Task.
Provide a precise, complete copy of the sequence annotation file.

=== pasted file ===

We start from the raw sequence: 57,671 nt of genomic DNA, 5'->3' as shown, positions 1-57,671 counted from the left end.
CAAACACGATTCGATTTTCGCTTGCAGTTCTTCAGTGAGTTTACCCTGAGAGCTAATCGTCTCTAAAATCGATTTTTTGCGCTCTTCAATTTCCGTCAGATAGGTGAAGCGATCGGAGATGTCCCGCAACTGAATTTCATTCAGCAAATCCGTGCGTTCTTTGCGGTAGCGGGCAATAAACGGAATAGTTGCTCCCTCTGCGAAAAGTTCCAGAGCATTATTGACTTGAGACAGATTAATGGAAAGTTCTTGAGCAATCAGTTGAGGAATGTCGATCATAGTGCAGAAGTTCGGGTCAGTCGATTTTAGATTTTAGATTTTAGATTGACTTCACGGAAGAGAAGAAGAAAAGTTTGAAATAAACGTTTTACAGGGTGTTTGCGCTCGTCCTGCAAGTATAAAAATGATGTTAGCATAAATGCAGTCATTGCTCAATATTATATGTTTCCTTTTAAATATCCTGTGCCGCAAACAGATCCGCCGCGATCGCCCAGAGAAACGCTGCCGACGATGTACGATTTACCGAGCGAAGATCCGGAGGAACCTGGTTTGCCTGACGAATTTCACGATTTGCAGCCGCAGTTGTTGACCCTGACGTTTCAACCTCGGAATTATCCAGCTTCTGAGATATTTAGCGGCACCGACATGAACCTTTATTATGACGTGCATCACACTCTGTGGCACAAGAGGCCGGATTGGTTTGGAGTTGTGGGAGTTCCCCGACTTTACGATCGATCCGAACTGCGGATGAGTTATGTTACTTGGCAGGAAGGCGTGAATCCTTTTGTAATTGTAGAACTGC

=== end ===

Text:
We start from the raw sequence: 57,671 nt of genomic DNA, 5'->3' as shown, positions 1-57,671 counted from the left end.
CAAACACGATTCGATTTTCGCTTGCAGTTCTTCAGTGAGTTTACCCTGAGAGCTAATCGTCTCTAAAATCGATTTTTTGCGCTCTTCAATTTCCGTCAGATAGGTGAAGCGATCGGAGATGTCCCGCAACTGAATTTCATTCAGCAAATCCGTGCGTTCTTTGCGGTAGCGGGCAATAAACGGAATAGTTGCTCCCTCTGCGAAAAGTTCCAGAGCATTATTGACTTGAGACAGATTAATGGAAAGTTCTTGAGCAATCAGTTGAGGAATGTCGATCATAGTGCAGAAGTTCGGGTCAGTCGATTTTAGATTTTAGATTTTAGATTGACTTCACGGAAGAGAAGAAGAAAAGTTTGAAATAAACGTTTTACAGGGTGTTTGCGCTCGTCCTGCAAGTATAAAAATGATGTTAGCATAAATGCAGTCATTGCTCAATATTATATGTTTCCTTTTAAATATCCTGTGCCGCAAACAGATCCGCCGCGATCGCCCAGAGAAACGCTGCCGACGATGTACGATTTACCGAGCGAAGATCCGGAGGAACCTGGTTTGCCTGACGAATTTCACGATTTGCAGCCGCAGTTGTTGACCCTGACGTTTCAACCTCGGAATTATCCAGCTTCTGAGATATTTAGCGGCACCGACATGAACCTTTATTATGACGTGCATCACACTCTGTGGCACAAGAGGCCGGATTGGTTTGGAGTTGTGGGAGTTCCCCGACTTTACGATCGATCCGAACTGCGGATGAGTTATGTTACTTGGCAGGAAGGCGTGAATCCTTTTGTAATTGTAGAACTGC